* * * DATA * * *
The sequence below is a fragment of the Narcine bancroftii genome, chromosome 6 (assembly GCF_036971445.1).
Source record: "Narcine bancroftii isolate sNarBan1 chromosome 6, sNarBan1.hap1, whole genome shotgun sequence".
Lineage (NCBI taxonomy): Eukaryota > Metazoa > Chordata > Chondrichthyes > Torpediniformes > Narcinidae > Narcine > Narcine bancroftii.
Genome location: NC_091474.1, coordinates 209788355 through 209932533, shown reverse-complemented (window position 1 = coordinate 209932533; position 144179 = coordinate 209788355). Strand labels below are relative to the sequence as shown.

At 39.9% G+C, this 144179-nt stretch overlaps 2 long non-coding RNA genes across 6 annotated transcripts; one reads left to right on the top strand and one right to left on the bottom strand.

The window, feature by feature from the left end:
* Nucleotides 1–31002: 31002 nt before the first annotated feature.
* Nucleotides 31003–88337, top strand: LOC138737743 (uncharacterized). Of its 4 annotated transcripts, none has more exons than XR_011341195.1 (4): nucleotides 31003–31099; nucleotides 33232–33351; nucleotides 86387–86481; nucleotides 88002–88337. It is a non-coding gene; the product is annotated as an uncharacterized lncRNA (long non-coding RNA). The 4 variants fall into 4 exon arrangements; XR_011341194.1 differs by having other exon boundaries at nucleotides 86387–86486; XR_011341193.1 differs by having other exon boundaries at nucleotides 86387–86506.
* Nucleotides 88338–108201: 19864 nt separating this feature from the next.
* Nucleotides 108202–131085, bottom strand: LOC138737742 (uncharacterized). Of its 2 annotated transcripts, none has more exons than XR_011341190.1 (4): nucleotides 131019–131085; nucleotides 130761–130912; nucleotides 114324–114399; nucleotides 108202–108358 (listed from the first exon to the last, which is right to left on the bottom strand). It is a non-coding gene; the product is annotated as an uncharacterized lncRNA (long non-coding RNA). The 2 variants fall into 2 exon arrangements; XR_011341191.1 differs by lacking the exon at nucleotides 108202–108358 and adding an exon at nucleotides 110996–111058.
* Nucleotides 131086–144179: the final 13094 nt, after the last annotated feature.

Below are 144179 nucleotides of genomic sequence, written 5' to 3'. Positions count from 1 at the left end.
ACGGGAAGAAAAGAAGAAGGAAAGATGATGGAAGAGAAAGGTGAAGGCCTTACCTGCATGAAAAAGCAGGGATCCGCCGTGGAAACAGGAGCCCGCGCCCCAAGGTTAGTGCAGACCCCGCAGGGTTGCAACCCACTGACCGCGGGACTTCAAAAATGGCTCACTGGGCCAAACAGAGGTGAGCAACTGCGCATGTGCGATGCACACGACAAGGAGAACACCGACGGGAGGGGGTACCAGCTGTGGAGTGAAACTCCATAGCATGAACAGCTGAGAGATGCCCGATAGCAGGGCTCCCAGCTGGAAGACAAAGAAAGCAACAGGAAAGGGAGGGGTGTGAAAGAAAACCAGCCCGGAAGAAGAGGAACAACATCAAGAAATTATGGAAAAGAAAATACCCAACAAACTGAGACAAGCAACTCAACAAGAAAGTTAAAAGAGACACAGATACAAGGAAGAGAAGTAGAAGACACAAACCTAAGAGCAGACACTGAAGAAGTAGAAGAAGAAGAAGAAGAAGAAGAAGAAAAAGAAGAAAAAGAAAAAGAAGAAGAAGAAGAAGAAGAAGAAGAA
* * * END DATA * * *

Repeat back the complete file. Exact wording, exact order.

The sequence below is a fragment of the Narcine bancroftii genome, chromosome 6 (assembly GCF_036971445.1).
Source record: "Narcine bancroftii isolate sNarBan1 chromosome 6, sNarBan1.hap1, whole genome shotgun sequence".
Lineage (NCBI taxonomy): Eukaryota > Metazoa > Chordata > Chondrichthyes > Torpediniformes > Narcinidae > Narcine > Narcine bancroftii.
Genome location: NC_091474.1, coordinates 209788355 through 209932533, shown reverse-complemented (window position 1 = coordinate 209932533; position 144179 = coordinate 209788355). Strand labels below are relative to the sequence as shown.

At 39.9% G+C, this 144179-nt stretch overlaps 2 long non-coding RNA genes across 6 annotated transcripts; one reads left to right on the top strand and one right to left on the bottom strand.

The window, feature by feature from the left end:
* Nucleotides 1–31002: 31002 nt before the first annotated feature.
* Nucleotides 31003–88337, top strand: LOC138737743 (uncharacterized). Of its 4 annotated transcripts, none has more exons than XR_011341195.1 (4): nucleotides 31003–31099; nucleotides 33232–33351; nucleotides 86387–86481; nucleotides 88002–88337. It is a non-coding gene; the product is annotated as an uncharacterized lncRNA (long non-coding RNA). The 4 variants fall into 4 exon arrangements; XR_011341194.1 differs by having other exon boundaries at nucleotides 86387–86486; XR_011341193.1 differs by having other exon boundaries at nucleotides 86387–86506.
* Nucleotides 88338–108201: 19864 nt separating this feature from the next.
* Nucleotides 108202–131085, bottom strand: LOC138737742 (uncharacterized). Of its 2 annotated transcripts, none has more exons than XR_011341190.1 (4): nucleotides 131019–131085; nucleotides 130761–130912; nucleotides 114324–114399; nucleotides 108202–108358 (listed from the first exon to the last, which is right to left on the bottom strand). It is a non-coding gene; the product is annotated as an uncharacterized lncRNA (long non-coding RNA). The 2 variants fall into 2 exon arrangements; XR_011341191.1 differs by lacking the exon at nucleotides 108202–108358 and adding an exon at nucleotides 110996–111058.
* Nucleotides 131086–144179: the final 13094 nt, after the last annotated feature.

Below are 144179 nucleotides of genomic sequence, written 5' to 3'. Positions count from 1 at the left end.
ACGGGAAGAAAAGAAGAAGGAAAGATGATGGAAGAGAAAGGTGAAGGCCTTACCTGCATGAAAAAGCAGGGATCCGCCGTGGAAACAGGAGCCCGCGCCCCAAGGTTAGTGCAGACCCCGCAGGGTTGCAACCCACTGACCGCGGGACTTCAAAAATGGCTCACTGGGCCAAACAGAGGTGAGCAACTGCGCATGTGCGATGCACACGACAAGGAGAACACCGACGGGAGGGGGTACCAGCTGTGGAGTGAAACTCCATAGCATGAACAGCTGAGAGATGCCCGATAGCAGGGCTCCCAGCTGGAAGACAAAGAAAGCAACAGGAAAGGGAGGGGTGTGAAAGAAAACCAGCCCGGAAGAAGAGGAACAACATCAAGAAATTATGGAAAAGAAAATACCCAACAAACTGAGACAAGCAACTCAACAAGAAAGTTAAAAGAGACACAGATACAAGGAAGAGAAGTAGAAGACACAAACCTAAGAGCAGACACTGAAGAAGTAGAAGAAGAAGAAGAAGAAGAAGAAGAAAAAGAAGAAAAAGAAAAAGAAGAAGAAGAAGAAGAAGAAGAAGAA